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I two really barkin' pet peevesShame on you :

Calvary vs. Cavalry - and I hear it even on the news. After wondering where all the editors have gone, I begin lecturing with appropriate gesticulations.

*Calvary* is Jesus on the Cross. *Cavalry* is soldiers on horseback.

and this one:


When I hear it said: "people that" - Correct usage is "people *who*". "That" refers to things; "who" refers to people" (women who, men who...) Now, would it be "group that" or "group who"? Or would either be correct? Anyone know?


[/i]
NickN wrote:
We all have pet peeves when it comes to word usage and grammar. [/i]
My biggest two are when "historic" is preceded by "an," and when "then" is incorrectly used instead of "than."

What are yours?


"Twenty years from now you will be more disappointed by the things you didn't do than by the ones you did. So throw off the bowlines. Sail away from the safe harbor. Catch the trade winds in your sails. Explore. Dream. Discover." -- Mark Twain
Betsy D.
Posted: Wednesday, March 18, 2009 1:54:27 PM

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Oh yeah - and *that* one is a pet peeve too!

MichalG wrote:
Also, "irregardless" is not a word people!!!! "Regardless" already means what you want it to mean! Ok, making me even angrier- and this connects to the thread on slang in dictionaries as well- irregardless is now found in the dictionary.

ir·re·gard·less (r-gärdls)
adv. Nonstandard, Regardless.
[Probably blend of irrespective and regardless.]
Usage Note: Irregardless is a word that many mistakenly believe to be correct usage in formal style, when in fact it is used chiefly in nonstandard speech or casual writing. Coined in the United States in the early 20th century, it has met with a blizzard of condemnation for being an improper yoking of irrespective and regardless and for the logical absurdity of combining the negative ir- prefix and -less suffix in a single term. Although one might reasonably argue that it is no different from words with redundant affixes like debone and unravel, it has been considered a blunder for decades and will probably continue to be so.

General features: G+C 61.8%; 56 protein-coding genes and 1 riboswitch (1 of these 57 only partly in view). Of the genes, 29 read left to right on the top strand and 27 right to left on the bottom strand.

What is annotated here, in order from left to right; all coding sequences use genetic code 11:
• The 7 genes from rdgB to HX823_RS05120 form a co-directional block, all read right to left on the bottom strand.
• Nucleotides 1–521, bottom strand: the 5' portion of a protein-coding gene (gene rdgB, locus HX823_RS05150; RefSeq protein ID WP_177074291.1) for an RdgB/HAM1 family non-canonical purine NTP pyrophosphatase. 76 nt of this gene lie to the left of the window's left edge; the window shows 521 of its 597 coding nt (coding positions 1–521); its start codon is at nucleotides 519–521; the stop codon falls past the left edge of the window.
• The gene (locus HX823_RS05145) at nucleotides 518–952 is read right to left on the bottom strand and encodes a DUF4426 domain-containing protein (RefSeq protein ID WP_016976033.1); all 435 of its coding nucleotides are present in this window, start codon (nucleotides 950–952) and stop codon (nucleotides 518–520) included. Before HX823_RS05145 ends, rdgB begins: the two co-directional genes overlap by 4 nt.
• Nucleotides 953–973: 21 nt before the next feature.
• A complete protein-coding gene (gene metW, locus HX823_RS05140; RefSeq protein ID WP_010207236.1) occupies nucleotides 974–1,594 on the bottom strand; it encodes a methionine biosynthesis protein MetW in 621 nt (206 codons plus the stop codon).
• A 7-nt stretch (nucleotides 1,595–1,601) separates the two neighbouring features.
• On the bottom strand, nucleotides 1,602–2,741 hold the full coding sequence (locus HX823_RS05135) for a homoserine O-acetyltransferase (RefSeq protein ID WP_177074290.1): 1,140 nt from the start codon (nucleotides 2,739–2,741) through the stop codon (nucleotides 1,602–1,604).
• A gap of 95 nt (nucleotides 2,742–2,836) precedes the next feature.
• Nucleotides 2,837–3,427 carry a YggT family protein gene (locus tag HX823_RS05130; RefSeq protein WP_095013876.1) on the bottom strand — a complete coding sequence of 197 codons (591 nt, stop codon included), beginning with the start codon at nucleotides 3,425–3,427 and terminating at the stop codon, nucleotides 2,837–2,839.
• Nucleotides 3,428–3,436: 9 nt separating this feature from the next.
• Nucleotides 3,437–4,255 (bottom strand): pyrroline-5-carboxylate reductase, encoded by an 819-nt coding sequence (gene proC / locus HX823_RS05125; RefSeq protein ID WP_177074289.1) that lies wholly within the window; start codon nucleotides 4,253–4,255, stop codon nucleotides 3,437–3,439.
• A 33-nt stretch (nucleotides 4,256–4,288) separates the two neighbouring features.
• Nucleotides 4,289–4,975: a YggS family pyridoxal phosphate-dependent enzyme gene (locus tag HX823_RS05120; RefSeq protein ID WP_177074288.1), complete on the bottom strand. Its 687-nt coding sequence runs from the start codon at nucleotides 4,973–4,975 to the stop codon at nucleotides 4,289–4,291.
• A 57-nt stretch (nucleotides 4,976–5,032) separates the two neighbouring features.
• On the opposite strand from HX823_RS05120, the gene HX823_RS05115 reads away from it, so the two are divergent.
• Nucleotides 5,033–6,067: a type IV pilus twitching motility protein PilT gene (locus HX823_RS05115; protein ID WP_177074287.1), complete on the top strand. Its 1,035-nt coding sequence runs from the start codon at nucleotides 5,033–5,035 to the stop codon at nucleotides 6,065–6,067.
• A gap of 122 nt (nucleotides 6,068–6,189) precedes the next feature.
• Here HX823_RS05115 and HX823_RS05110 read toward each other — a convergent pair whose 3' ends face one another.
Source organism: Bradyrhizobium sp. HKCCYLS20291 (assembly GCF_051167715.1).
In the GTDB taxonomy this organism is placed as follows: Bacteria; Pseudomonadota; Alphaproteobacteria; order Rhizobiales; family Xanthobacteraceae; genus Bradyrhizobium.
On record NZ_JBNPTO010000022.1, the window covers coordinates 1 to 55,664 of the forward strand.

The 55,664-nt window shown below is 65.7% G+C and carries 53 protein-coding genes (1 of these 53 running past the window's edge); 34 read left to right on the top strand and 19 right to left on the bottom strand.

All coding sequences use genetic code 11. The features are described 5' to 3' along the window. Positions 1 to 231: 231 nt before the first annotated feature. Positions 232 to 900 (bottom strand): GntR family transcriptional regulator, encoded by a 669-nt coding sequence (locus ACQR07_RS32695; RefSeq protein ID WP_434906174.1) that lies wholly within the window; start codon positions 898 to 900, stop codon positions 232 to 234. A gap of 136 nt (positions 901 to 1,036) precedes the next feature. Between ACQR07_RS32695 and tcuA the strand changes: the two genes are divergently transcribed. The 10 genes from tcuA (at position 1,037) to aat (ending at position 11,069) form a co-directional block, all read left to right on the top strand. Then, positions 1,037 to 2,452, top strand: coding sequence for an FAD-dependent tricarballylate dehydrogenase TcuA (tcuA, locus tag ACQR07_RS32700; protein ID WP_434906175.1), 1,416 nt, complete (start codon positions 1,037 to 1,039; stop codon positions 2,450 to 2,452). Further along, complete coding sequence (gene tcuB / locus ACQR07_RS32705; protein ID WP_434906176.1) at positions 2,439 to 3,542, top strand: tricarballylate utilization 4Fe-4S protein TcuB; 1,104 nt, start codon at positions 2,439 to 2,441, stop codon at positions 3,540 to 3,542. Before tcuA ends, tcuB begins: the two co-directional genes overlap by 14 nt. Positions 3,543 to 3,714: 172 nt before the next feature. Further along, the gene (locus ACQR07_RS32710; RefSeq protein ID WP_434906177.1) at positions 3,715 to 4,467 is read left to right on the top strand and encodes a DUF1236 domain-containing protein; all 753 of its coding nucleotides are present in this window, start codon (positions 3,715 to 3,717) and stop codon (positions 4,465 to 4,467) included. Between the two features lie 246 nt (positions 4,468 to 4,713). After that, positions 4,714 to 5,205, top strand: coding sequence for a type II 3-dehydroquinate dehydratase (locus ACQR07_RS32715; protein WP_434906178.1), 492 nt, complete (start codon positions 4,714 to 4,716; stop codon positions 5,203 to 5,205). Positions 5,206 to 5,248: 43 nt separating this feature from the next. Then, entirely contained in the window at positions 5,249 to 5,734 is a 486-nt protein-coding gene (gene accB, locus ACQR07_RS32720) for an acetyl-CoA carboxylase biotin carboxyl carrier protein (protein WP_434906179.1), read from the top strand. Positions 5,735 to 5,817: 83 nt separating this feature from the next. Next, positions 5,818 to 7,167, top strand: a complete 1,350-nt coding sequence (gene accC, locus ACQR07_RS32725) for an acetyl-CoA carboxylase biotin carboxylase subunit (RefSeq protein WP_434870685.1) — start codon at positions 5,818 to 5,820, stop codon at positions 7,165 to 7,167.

The American Heritage® Dictionary of the English Language, Fourth Edition copyright ©2000 by Houghton Mifflin Company. Updated in 2003. Published by Houghton Mifflin Company. All rights reserved.


"Twenty years from now you will be more disappointed by the things you didn't do than by the ones you did. So throw off the bowlines. Sail away from the safe harbor. Catch the trade winds in your sails. Explore. Dream. Discover." -- Mark Twain
Betsy D.
Posted: Wednesday, March 18, 2009 1:56:42 PM

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Alright, just one more - "heart rendering"... Boo hoo!

No - you *rend* hearts. You "render" fat. Dancing

Although I do get a chuckle at the visual...

"Twenty years from now you will be more disappointed by the things you didn't do than by the ones you did. So throw off the bowlines. Sail away from the safe harbor. Catch the trade winds in your sails. Explore. Dream. Discover." -- Mark Twain
bewusstlos
Posted: Thursday, March 19, 2009 6:19:10 AM

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Many of the foregoing peeves are my pets, too. I just got an email containing another one:

"The second part of my talk involves development of novel polymeric bi-functional inhibitors based on cell surface receptor and a FDA approved antiviral drug as therapeutic agents against influenza virus."

I would have written the underlined portion as "an FDA-approved". After all, no one is going to read out the full form of FDA, so FDA has a vowel (sound) start, needing "an". The hyphen thing also bugs me. But I'm practically alone about this in my office.

bewusstlos.
tfrank
Posted: Thursday, March 19, 2009 7:29:26 AM
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I'm with you on both counts. I got used to following the Chicago Manual of Style guidelines for hyphenation, which a lot of people find a bit extreme. They're very useful when you're editing large blocks of text, though, in which it's far more likely you'll have at least a few odd word combinations that could lead to misreading. The extra work becomes second nature, and therefore less work in the long run.

catskincatskin
Posted: Thursday, March 19, 2009 12:07:05 PM

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Writing "then" when "than" is meant is definitely my no. 1 pet peeve for written English. For oral English I have two: overcorrecting adverbs (for example: "I feel badly.") and using "I" when the correct word should be "me"--even NPR journalists are starting to use "I" when "me" is correct, so I'm trying relax about it... but it still drives me crazy.
Raparee
Posted: Thursday, March 19, 2009 3:23:50 PM

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Okay, I've got to gripe - "Busted" vs. "Broken." I HATE, HATE, HATE the term "busted." My mother and English teachers would've red-marked that one up one side and down the other had I tried to use that in school (I never did, but still). Unfortunately, at this point, it's such common slang terminology that unless I can find something in the Gregg manual to naysay it, I can't technically change it! I twitch every single time I have to leave it in a report I'm processing. As slang, it's not "technically" wrong, but as far as I'm concerned, it's sure as hell not right, and considering the nature of these reports, you would think they'd want to be more right than wrong.


A closed mind is like a closed book - nothing can be gained if either remains closed.